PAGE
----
It was the toilet by the kitchen.
This would make the fourth time Nathan had clogged it with a toy giraffe, article of clothing, or an entire roll of toilet paper.
I calmly walked toward the bathroom, carrying the freshly folded towels to clean up any mess.
I have my act together, I tell myself. This happens to everyone, I say out loud.
It’s fine—no big deal.
When I am about to go psycho, I talk to myself out loud.
I could still hear my playlist; Jon Bon Jovi was singing about Livin on a Prayer. I could do this. I, too, could live on a prayer.
Until I looked in the bathroom.
There was my half-naked son smiling at me, so proud of what he had done.
What we had wanted him to do for so long all by himself. He pooped in the potty.
The potty that he had clogged and then flushed repeatedly.
The potty that overflowed when one used more than one square of TP per flush.
What I saw was a bathroom floor flooded with sewage sludge and a giant turd on the edge of glory – I mean the toilet seat.
Dear Sweet Baby Jesus. I need help STAT – we have a Biblical flood situation in my half bath.
I had to get to work drying up the water-fast. I knew the drill.
I calmly asked my daughter to take Nathan into the other room so that I could get to it. It was a mom who has her shit together style command that I was proud of. I stayed pretty chill throughout the cleanup and did not curse one single time -out loud.
Then, just as I was finishing, I hear the toilet flush again.
It was Nathan.
Somehow he had gotten back into the bathroom and managed to flush it. Twice.
He laughed at me as the water started rising again.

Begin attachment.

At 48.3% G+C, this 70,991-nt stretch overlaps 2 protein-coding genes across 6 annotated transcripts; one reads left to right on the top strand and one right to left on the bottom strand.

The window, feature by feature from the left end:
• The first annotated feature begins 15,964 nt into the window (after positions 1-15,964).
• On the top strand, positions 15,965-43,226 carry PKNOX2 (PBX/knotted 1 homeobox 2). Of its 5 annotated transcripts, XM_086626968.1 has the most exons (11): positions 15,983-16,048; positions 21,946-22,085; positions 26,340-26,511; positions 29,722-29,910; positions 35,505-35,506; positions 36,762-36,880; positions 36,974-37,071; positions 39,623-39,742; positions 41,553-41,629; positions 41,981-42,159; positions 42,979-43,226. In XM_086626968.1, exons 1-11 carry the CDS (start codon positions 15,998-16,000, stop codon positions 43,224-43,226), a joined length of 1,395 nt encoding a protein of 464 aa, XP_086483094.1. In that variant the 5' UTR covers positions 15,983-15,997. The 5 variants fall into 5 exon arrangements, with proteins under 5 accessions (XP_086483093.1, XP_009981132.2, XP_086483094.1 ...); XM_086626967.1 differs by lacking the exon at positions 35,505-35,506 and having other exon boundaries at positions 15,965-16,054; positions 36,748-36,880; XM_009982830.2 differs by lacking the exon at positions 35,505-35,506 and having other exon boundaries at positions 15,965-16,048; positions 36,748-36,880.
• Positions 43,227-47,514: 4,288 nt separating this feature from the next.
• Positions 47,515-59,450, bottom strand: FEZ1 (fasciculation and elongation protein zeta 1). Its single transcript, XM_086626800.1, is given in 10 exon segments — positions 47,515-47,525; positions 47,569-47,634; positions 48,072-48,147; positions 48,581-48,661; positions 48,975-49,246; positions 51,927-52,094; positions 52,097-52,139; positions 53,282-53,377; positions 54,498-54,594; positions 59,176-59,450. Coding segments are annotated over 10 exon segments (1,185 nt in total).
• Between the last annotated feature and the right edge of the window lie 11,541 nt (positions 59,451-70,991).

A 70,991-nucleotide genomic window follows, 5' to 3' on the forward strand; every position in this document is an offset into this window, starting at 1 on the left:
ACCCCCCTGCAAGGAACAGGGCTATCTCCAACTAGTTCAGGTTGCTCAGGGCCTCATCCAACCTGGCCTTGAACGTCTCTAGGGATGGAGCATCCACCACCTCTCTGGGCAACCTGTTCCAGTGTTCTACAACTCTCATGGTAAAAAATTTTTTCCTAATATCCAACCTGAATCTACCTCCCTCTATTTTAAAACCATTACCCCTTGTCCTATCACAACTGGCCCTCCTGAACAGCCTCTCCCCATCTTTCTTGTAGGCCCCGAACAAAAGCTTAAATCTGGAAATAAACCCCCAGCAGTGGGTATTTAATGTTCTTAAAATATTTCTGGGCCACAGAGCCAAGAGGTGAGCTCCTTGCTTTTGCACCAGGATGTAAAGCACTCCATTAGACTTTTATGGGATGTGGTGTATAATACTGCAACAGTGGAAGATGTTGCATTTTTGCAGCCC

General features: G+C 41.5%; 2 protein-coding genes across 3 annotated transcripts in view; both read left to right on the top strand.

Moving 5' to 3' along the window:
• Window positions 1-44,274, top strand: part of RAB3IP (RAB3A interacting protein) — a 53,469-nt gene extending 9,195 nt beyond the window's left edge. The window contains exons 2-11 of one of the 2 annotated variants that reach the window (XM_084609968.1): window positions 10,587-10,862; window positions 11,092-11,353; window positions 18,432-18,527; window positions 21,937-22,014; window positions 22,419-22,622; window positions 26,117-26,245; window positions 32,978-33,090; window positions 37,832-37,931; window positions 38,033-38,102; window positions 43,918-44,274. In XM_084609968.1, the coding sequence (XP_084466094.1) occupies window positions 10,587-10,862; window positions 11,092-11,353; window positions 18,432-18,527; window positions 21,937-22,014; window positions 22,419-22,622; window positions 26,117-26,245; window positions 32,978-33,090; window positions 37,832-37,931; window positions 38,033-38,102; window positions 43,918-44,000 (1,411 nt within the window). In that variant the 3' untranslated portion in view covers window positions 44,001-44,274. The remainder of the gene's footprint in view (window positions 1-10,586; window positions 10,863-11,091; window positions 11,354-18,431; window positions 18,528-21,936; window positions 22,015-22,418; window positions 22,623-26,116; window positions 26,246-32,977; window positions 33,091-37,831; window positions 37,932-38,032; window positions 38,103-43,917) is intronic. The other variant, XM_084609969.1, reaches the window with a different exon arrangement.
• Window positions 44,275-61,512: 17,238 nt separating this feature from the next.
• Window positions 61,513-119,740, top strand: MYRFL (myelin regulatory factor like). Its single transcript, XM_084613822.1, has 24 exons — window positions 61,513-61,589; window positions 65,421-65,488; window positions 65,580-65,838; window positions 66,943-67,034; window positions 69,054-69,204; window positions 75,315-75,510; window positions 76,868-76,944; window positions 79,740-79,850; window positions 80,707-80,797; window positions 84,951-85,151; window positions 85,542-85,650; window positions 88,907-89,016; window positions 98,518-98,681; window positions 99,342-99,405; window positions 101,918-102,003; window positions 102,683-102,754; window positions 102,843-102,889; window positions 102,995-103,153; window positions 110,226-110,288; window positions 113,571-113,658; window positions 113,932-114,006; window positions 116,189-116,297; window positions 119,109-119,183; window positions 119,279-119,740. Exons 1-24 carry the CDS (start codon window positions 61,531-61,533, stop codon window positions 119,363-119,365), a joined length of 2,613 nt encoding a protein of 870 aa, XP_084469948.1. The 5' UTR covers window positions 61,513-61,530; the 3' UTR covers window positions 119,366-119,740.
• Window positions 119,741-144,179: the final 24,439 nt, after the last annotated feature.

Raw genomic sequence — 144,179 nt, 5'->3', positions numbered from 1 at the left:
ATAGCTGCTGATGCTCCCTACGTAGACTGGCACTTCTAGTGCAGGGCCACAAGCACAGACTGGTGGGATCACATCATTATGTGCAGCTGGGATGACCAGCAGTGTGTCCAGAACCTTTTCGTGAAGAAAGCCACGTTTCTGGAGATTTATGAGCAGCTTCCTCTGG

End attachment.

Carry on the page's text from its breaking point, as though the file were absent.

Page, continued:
About that time, I hear the song.
The piano at the beginning. I recognized it right away.
Oh, Lord no.
Bonnie Tyler is singing to me.
That haunting voice…
Now the giant turd was getting caught up in the new water flow, and I was afraid it would make contact, so after yelling at my daughter to get her brother, I asked her to get me the spaghetti strainer.
She asked if that was what we were having for dinner because she wanted sloppy joes.
I explained that we were not negotiating dinner right now and that I was literally in a sh!t storm and needed the strainer.
And swore off spaghetti after she saw me attempting to corral the fecal matter into the vessel that drains her noodles.
There was Bonnie again.
But now the water was coming so fast that I had to drop the strainer and try to cut the water line off, all while playing the toilet keep away game with Nathan.
It was as if Old Faithful had erupted from inside the bowl! I managed to turn the water off but not before a good two inches of sewage made it into my bathroom for the second time.
I was on my hands and knees, covered in poop gunk, desperately trying to dry up any “water” that had made its way under my daughter’s cabinet when I found myself face to face with my fiercest adversary of the day.
My son’s giant turd.
Every now and then, I fall apart….
Damn you, Bonnie Tyler!
That is when I lost it!
I mean, I lost it!
Nobody should ever have to come that close to actual crap!
Somehow I had made it through every obstacle that day with dignity, yet there I was covered in crap, wet from the sewage, in the fetal position, ugly crying like a baby, sitting next to the toilet on the bathroom floor.
Every now and then, I fall apart.
Me too, Bonnie. Me too.
And that’s an epic mom fail, people.